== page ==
A Holocaust testimony indexer at USC Shoah Foundation helped connect the two after he recalled Grebenschikoff's testimony.
Editor's Note: This article was originally published on November 26, 2021.
Childhood best friends Ana María Wahrenberg and Betty Grebenschikoff parted ways in a German schoolyard in May 1939, aged just 9, well aware that they may never see each other again. Their families were finding ways to escape from the clutches of the Nazis. They couldn't have imagined that they would see each other in person ever again, let alone 82 years later. On November 5, the 91-year-olds physically reunited thanks to USC Shoah Foundation, a nonprofit organization founded by Steven Spielberg, reported The Washington Post. They had spent more than 80 years assuming the other had died in the holocaust.
They met at a hotel room in St Petersburg, Florida. “It felt like coming home,” said Grebenschikoff on meeting her friend, adding that she constantly thought of Wahrenberg. "We just had this feeling, like we really belonged together.” Wahrenberg said the meeting was very emotional. “It was like we were never separated. It was very special that two people, after 82 years, still love one another.” Ana Maria Wahrenberg's family had fled to Chile while Betty Grebenshikoff's family found their way to the United States via Shanghai.
Meeting each other has seen them relive their childhood in many ways. “We’re not the girls we used to be when we were nine, that’s for sure, but we kept giggling like we were little kids,” said Grebenschikoff. The pair, now both widows, spent four days with each other, going shopping, talking, eating and drinking champagne. “These two remarkable women being reconnected after losing each other is such a testament of hope,” said senior director Kori Street.
USC Shoah Foundation, founded by director Spielberg, records and preserves audiovisual recollections of Holocaust survivors. Both Wahrenberg and Grebenschikoff had contacted to find their friend on the database but the only problem was they didn't go by their old names. "She is now called Ana Maria. She remembers me by my previous name of Ilse Kohn," said Grebenschikoff later. Thankfully for them, a Holocaust testimony indexer had a very sharp memory. “In her [USC Shoah Foundation] testimony, Betty said she had been actively searching for her long-lost friend for her entire life; she even specifically mentions Ana María’s name (Wahrenberg) in the hopes that this will help her find her best childhood friend,” said Rachael Cerrotti, who works as a creative producer for the foundation, reported The Times of Israel. Gordon tracked the testimony, before making calls to the Museo Interactivo Judio de Chile, where Ana María worked. The indexer got through to Betty Grebenshikoff, who often spoke at events held at the Florida Holocaust Museum. Gordon then contacted Grebenshikoff to check if Wahrenberg was the person she had mentioned in her testimony. "She probably died," Grebenschikoff can be heard saying in the testimony.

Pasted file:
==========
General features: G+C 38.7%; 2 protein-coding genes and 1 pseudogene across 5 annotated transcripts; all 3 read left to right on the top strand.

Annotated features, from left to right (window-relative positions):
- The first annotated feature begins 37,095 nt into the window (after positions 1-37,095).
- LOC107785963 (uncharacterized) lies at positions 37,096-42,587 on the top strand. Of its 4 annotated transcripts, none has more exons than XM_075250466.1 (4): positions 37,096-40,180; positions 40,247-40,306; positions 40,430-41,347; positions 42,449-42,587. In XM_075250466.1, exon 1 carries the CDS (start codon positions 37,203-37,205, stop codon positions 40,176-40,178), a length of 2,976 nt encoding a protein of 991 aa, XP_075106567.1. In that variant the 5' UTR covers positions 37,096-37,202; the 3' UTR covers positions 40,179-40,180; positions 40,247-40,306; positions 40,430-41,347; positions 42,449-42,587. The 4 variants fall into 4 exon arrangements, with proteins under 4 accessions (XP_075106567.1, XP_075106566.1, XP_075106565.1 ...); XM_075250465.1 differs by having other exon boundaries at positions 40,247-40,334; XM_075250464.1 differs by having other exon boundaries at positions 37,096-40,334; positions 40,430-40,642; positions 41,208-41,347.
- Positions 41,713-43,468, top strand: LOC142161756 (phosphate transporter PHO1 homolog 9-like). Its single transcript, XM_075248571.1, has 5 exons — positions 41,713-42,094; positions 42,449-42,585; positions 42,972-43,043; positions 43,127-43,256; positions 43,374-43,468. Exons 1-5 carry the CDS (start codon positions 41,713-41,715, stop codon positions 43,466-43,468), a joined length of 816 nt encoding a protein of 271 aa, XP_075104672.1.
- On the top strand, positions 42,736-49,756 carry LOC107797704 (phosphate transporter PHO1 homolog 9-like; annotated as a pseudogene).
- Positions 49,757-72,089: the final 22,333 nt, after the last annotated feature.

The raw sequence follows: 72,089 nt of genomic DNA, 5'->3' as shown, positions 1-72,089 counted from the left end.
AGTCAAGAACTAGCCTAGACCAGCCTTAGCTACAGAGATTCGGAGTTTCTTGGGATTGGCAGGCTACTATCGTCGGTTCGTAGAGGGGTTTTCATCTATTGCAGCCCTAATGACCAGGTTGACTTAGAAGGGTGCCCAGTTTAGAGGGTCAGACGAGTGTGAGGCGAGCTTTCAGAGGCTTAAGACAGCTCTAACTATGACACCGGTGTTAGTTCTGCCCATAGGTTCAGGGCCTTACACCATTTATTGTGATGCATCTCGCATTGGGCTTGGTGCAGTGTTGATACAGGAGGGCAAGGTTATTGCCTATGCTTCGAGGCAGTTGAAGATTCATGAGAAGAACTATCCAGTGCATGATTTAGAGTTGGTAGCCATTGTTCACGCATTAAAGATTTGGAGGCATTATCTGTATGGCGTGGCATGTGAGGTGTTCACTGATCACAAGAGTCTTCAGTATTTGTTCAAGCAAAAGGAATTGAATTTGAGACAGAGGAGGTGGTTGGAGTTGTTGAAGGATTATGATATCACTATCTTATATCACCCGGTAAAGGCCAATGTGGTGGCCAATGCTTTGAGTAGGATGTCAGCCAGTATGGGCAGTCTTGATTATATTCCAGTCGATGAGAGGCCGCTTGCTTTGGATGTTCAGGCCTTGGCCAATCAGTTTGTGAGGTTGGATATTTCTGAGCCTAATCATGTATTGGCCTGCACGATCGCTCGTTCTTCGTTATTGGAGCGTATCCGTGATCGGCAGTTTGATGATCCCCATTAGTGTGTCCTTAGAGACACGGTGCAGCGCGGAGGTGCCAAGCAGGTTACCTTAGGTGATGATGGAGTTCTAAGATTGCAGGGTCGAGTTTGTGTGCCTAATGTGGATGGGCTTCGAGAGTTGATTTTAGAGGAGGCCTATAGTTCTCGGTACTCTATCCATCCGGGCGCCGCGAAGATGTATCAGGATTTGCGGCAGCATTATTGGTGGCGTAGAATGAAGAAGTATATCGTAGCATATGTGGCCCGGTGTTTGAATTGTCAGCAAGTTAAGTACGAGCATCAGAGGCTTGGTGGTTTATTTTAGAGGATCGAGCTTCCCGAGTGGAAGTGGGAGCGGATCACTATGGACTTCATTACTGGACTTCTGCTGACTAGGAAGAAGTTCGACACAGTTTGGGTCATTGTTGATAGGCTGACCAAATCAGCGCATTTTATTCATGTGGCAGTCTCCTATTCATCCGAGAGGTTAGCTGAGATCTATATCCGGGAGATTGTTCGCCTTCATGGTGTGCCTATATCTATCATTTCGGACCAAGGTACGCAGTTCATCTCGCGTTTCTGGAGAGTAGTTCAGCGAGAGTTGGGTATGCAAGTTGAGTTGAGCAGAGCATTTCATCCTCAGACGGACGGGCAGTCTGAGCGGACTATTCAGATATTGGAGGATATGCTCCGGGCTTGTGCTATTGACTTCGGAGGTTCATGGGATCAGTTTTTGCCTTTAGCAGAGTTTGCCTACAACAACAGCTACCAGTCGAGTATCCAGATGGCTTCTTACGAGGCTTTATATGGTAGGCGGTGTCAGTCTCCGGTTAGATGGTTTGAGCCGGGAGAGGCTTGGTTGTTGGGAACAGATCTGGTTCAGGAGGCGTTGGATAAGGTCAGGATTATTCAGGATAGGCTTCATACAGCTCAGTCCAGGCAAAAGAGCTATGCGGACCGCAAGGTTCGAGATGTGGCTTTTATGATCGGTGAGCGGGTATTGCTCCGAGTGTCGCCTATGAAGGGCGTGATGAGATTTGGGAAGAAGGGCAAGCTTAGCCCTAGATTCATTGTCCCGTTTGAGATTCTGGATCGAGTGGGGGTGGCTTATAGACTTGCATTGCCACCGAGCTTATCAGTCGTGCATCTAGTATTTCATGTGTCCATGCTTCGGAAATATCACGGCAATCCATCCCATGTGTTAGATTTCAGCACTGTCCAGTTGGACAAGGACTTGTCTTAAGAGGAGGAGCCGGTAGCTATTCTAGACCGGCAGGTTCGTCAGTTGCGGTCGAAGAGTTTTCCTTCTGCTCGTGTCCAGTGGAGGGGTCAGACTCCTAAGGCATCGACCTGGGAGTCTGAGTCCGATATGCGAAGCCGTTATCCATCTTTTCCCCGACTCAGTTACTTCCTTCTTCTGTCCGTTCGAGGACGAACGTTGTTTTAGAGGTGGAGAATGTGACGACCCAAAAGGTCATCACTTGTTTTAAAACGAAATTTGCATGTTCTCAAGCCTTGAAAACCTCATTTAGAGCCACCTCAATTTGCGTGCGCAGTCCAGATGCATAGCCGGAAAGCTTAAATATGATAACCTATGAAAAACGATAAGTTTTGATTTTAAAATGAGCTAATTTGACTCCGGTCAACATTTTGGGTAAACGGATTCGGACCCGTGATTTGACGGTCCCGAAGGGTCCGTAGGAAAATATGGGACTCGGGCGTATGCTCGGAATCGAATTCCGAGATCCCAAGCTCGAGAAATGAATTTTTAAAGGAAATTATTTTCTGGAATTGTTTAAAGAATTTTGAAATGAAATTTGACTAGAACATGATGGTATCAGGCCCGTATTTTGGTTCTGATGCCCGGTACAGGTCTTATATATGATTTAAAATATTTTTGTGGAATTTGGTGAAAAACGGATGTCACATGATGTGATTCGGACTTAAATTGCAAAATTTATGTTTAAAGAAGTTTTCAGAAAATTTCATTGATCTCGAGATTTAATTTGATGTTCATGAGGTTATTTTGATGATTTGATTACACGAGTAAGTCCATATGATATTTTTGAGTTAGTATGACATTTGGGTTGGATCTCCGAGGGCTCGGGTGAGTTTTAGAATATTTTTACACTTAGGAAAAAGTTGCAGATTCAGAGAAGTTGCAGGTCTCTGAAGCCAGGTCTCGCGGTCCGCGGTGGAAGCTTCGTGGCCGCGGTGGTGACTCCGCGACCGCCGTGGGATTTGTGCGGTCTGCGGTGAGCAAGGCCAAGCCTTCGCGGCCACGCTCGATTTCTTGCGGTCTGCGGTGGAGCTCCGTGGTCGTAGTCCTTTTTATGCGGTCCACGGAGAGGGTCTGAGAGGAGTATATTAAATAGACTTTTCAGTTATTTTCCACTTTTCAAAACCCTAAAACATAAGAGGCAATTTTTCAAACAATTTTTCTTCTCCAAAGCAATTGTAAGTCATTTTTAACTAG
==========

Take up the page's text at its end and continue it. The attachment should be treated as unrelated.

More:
Gordon arranged for the two to meet via Zoom call and picked off from where they left off eight decades ago. “It was so natural for them,” said Lucas Kirschman, one of Grebenschikoff’s seven grandchildren. “They picked back up and they were talking about random stuff, like no big deal… And it’s almost like language could have been a barrier, but it absolutely wasn’t at all," said Kirschman. It was also the first time they had heard their grandmother speak German.
It was the pogrom Kristallnacht (the night of broken glass) that changed their lives forever. "My sister and I were told by my parents to be very quiet so that our neighbors would think we were not at home. While the glass shattered in the streets and our synagogues burned, I finally realized what rampant anti-Semitism meant," said Grebenschikoff. "That night, I understood why my Aryan friends had turned against me, threw stones at me, and called me a dirty Jew." The pair never stopped searching for each other, even though their hopes of finding another appeared to be fading with time. Grebenschikoff said she made it a point to mention Wahrenberg's name speeches, testimonies and documentaries, in the hope of finding her. It might have taken 80 years but it worked. "It is a miracle and a mitzvah for us both," said Grebenschikoff.